Etruscan situla, 600–550 BC, tomb 68 at the Certosa necropolis

Situla (plural situlae), from the Latin word for bucket or pail, is the term in archaeology and art history for a variety of elaborate bucket-shaped vessels from the Bronze Age to the Middle Ages, usually with a handle at the top. All types may be highly decorated, most characteristically with reliefs in bands or friezes running round the vessel.

Decorated Iron Age situlae in bronze are a distinctive feature of Etruscan art in burials from the northern part of the Etruscan regions, from which the style spread north to some cultures in Northern Italy, Slovenia, and adjacent areas, where terms such as situla culture and situla art may be used.

Situla is also the term for types of bucket-shaped Ancient Greek vases, some very finely painted.[1] More utilitarian pottery situlae are also found, and some in silver or other materials,[2] such as two glass ones from late antiquity in St Mark's, Venice. Ancient Egyptian and Near Eastern shapes tend to have a pointed bottom, so that they must rest on a stand or on their side. The practical wider shape is a European invention, first seen in the European Bronze Age.

Bronze Age Europe

Urnfield culture, bronze situla with bird-headed sun ship motif, Hungary, c. 1000 BC.[3]

Bronze situlae were a feature of the Urnfield culture which dominated central Europe and parts of southern Europe in the Late Bronze Age. They frequently incorporated schematic depictions of solar boats with bird head protomes, known as the 'sun-bird-ship' motif.[4]

Iron Age Europe

Typical Iron Age situlae are bronze, as in the types of libation vessels found as grave goods in Etruscan graves, the Este culture (example, the Situla Benvenuti) and neighbouring Golasecca culture, and the eastern zone of the Hallstatt culture of Central and Southeast Europe. Here they have a distinctive style, often without a handle; the Vače situla is a Slovenian example. These usually have sides sloping outwards, then a sharp turn in at the shoulder, and outside Etruria often a short narrower neck. The shape has similarities with the narrower spouted Etruscan shape of flagon that was also copied to the north, as in the 5th-century Basse Yutz Flagons found in France. They are often decorated, in the most elaborate examples with several bands of figures running round the vessel. They may or may not have handles, and sometimes have lids.[5] Many are made of several sheets held together with rivets.[6]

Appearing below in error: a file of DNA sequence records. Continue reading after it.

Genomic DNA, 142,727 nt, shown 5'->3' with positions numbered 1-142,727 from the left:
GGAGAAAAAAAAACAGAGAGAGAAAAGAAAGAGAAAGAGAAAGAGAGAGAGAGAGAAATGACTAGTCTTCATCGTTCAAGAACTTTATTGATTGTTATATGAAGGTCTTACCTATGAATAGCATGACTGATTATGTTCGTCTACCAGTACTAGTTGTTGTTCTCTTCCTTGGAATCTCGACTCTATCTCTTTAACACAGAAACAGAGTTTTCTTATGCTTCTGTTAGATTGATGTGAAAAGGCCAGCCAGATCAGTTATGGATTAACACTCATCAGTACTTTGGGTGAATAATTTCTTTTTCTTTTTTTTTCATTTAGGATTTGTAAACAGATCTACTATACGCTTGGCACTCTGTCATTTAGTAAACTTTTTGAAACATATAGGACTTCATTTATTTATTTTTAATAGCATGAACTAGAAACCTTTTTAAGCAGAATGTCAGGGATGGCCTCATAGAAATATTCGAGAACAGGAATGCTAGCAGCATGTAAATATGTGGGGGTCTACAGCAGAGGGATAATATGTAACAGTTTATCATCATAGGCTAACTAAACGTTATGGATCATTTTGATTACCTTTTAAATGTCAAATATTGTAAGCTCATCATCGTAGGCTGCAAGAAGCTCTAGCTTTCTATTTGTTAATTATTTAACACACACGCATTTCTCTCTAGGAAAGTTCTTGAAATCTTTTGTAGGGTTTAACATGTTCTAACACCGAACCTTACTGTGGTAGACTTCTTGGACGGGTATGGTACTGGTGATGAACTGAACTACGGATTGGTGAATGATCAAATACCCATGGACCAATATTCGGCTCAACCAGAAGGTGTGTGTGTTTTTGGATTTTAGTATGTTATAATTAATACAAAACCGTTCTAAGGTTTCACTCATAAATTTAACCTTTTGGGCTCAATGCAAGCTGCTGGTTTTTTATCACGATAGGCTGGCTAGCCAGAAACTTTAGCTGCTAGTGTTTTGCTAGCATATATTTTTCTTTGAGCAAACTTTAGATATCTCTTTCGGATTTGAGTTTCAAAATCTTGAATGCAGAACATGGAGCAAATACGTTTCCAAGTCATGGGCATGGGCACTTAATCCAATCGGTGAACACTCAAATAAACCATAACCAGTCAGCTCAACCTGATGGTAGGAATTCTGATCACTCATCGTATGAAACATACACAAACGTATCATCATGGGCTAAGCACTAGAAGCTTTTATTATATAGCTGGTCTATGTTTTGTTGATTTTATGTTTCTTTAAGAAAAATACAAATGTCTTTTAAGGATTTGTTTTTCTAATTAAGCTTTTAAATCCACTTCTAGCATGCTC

The Etruscan examples are most characteristic in the 7th century BC, though continuing well afterwards. They are in various materials, from pottery to bronze, and sometimes silver. The Situla of the Pania is an unusual luxury Etruscan example in ivory, and the Bocchoris vase a ceramic import from Egypt from an Etruscan burial. The Este and Hallstatt examples are later, with the Slovenian production reaching a peak in quality in the 5th century, up to about 400 BC, well after the Hallstatt period had ended over much of its area.[7] Some were found containing cremated ashes, but they were essentially luxury vessels used at feasts.[8]

Numerous Hallstatt situlae were found in Slovenia, mainly (19 of them) in the area of Novo Mesto in Lower Carniola, which has been named the "City of Situlae" due to this.[9][10] Japodian burial urns made by the Japodes tribe of Illyrians are a 5th-century BC extension into modern Bosnia of this style.

Later Etruscan and then Roman styles favoured a simple shape curving from the base, becoming vertical at the top, with a wide mouth and no shoulder, but sometimes a projecting rim. These had a variety of uses, including for washing and bathing. Any decoration was often concentrated on the upper part of the sides.

Situla art

Situla art was an important means of transition of Greek-derived motifs from the Etruscans through the regions to the north to the emerging La Tène culture further west.[11] According to Ruth and Vincent Megaw, "Situla art depicts life as seen from a masculine viewpoint, in which women are servants or sex objects; most of the scenes which include humans are of the feasts in which the situlae themselves figure, of the hunt or of war".[12] Similar scenes are found on other vessel shapes, as well as bronze belt-plaques.[13] The processions of animals, typical of earlier examples, or humans derive from the Near East and Mediterranean, and Nancy Sandars finds the style shows "a gaucherie that betrays the artist working in a way that is uncongenial, too much at variance with the temper of the craftsmen and the craft". Compared to earlier styles that arose organically in Europe "situla art is weak and sometimes quaint", and "in essence not of Europe".[14]